What is Metro Vancouver’s position on using commercial digesters, or similar on-site technology to manage food waste from retail locations?
Metro Vancouver maintains that composting is the best way to manage organics. Sending them through the sewer system costs the region more money and doesn’t capture the same value from the compost. Digesting food waste does not align with many corporate sustainability guidelines aimed at protecting the environment and gaining maximum value from resources. Digesters are not currently prohibited by Metro Vancouver’s sewer use bylaw as long as they are operated in a way that fully complies with that bylaw. Digesters not in compliance are subject to regulatory action. Commercial operators require a liquid waste discharge permit to release materials into the sewer system. Visit
here or contact Metro Vancouver’s Regulation and Enforcement division at 604-436-6737 or email
What about other on-site technologies that do recover material or energy from organics. Are any viable in this region?
There are businesses managing their organics on site. This report compares various options available in Canada. Its focus is on currently used and available methods to store, de-water, condense or compost organics material on-site. Criteria for the reviews include operational costs, corporate sustainability, footprint, and maintenance. View report
What kind of capacity is available for hauling, de-packaging and processing for the volume of organic material Metro Vancouver anticipates?
Many hauling companies offer food waste collection services. Currently, there are de-packaging facilities in the eastern and western parts of the region. The Recycling Council of BC staff can provide a list of commercial hauling and depackaging services. Contact the Recycling Hotline at 604-REC-YCLE (732-9253).
Substantial new processing capacity is under development to recycle the additional food and compostable materials that will be separated for recycling once the Organics Disposal Ban is fully implemented. The progressive implementation of the disposal ban will give time for the new capacity to align with the additional needs.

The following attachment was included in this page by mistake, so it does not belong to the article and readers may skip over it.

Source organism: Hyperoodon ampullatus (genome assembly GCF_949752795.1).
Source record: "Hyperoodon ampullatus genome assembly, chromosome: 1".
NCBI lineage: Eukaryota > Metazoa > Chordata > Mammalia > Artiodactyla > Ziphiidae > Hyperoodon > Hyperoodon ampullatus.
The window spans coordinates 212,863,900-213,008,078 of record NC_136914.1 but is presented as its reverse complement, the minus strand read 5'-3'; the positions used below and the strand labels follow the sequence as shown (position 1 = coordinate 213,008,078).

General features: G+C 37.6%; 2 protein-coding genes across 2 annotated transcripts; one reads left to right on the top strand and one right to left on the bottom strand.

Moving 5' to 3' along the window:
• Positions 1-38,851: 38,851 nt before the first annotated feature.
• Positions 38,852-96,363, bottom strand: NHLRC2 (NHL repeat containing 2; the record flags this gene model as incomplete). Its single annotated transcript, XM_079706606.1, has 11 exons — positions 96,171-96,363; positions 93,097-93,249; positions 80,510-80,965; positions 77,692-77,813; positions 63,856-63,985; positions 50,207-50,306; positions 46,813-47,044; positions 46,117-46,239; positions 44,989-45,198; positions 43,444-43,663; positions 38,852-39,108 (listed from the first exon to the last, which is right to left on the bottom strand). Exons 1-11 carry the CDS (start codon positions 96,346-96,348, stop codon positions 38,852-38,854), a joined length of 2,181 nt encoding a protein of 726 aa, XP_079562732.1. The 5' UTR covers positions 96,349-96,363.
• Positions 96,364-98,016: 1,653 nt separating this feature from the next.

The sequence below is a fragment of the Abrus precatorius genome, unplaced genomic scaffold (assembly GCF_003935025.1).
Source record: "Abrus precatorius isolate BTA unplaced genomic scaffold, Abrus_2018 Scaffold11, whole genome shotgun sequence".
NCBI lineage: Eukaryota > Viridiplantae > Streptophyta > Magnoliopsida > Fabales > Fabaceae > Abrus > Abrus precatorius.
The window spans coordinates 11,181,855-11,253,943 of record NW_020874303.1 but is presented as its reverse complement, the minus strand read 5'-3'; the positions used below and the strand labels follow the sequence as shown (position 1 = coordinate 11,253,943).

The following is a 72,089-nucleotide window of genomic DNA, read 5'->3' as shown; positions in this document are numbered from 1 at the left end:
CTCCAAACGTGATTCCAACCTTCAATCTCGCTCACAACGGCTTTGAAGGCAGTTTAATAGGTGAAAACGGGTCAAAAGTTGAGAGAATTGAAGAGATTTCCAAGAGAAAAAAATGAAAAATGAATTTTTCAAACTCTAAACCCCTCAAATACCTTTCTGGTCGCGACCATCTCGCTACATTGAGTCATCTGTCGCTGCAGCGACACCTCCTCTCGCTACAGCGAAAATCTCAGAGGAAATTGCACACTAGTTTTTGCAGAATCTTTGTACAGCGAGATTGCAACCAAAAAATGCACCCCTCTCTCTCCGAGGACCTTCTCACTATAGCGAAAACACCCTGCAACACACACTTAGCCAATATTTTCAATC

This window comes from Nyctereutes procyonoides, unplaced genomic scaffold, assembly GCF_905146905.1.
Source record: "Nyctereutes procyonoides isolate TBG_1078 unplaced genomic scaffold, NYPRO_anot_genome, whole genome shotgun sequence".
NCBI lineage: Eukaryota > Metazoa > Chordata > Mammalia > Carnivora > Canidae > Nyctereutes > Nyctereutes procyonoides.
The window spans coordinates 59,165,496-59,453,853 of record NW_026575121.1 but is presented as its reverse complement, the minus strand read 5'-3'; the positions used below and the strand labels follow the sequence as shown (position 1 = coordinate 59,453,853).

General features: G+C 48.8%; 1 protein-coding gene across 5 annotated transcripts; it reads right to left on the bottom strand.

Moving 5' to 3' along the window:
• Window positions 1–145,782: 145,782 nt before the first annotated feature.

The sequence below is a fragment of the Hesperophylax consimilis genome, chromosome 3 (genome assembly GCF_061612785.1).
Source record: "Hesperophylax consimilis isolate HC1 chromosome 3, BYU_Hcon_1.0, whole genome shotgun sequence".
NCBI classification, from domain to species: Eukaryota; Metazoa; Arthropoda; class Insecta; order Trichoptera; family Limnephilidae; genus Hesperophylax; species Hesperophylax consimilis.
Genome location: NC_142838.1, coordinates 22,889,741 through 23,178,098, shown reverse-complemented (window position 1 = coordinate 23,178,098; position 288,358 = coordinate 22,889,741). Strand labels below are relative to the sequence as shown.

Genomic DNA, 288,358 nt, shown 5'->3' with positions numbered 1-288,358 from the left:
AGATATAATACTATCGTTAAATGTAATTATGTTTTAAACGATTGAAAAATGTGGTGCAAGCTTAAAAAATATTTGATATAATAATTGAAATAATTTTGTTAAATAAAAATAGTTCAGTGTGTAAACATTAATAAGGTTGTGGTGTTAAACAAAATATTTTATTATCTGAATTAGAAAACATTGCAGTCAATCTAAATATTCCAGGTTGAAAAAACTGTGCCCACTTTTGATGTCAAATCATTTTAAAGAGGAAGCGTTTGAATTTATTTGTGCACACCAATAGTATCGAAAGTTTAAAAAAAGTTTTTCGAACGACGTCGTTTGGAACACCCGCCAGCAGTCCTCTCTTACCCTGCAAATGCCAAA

What other cities in North America have a disposal ban like this one, and are other food retailers dealing with those regulations. What about the costs to comply?
Organics disposal bans exist in other places around the world. Costs of those programs are manageable. Examples include Ireland, Massachusetts, Portland, Halifax and Nanaimo.
There is still a lot of recyclable material in typical commercial waste loads. Removing all cardboard and recyclable plastics for example will allow reductions in waste bin size or hauling frequency.
Complying with this regulation aligns with many corporate sustainability goals, and can often be considered in greenhouse gas emission targets. Methane is a powerful greenhouse gas that contributes to global warming. In a landfill, food scraps decompose without access to oxygen and produce methane, whereas proper composting avoids producing the methane. Read the report from ClimateSmart Businesses Inc.
What is Metro Vancouver doing to help make this initiative work?
Metro Vancouver is responsible for managing the waste generated in our region, including meeting the goals set in the Solid Waste Plan, which were derived from public input.
- Waste reduction and improved recycling are key goals.
- Removing organics from landfilling, and recovering nutrients is a priority.
We recognize this is a significant change for some businesses and have engaged and consulted on the disposal ban details, created a six month grace period where businesses will be informed of infractions and not fined, and phased in the ban enforcement to impact higher volume wastes earlier.
Metro Vancouver is able to influence removing food from the regions landfills by:
- setting the regulation at the disposal facilities
- supporting a price differential for green vs solid waste tipping fees to offer a cost advantage to composting over landfilling
- encourage private investment in processing facilities
- convening major organics generating sectors to look for collective, sector-wide ways to improve waste reduction and recycling
- producing tool kits, best practice guides, case studies and information
- encouraging consistent messages, images and recycling collection programs for end-users among cities and private businesses across the region, which improves recycling rates.
- creating mandatory space and access and other related bylaws for new buildings and major renovations
- assessing the waste produced region wide and continuously identify targets for reduction
- supporting Extended Producer Responsibility and other programs.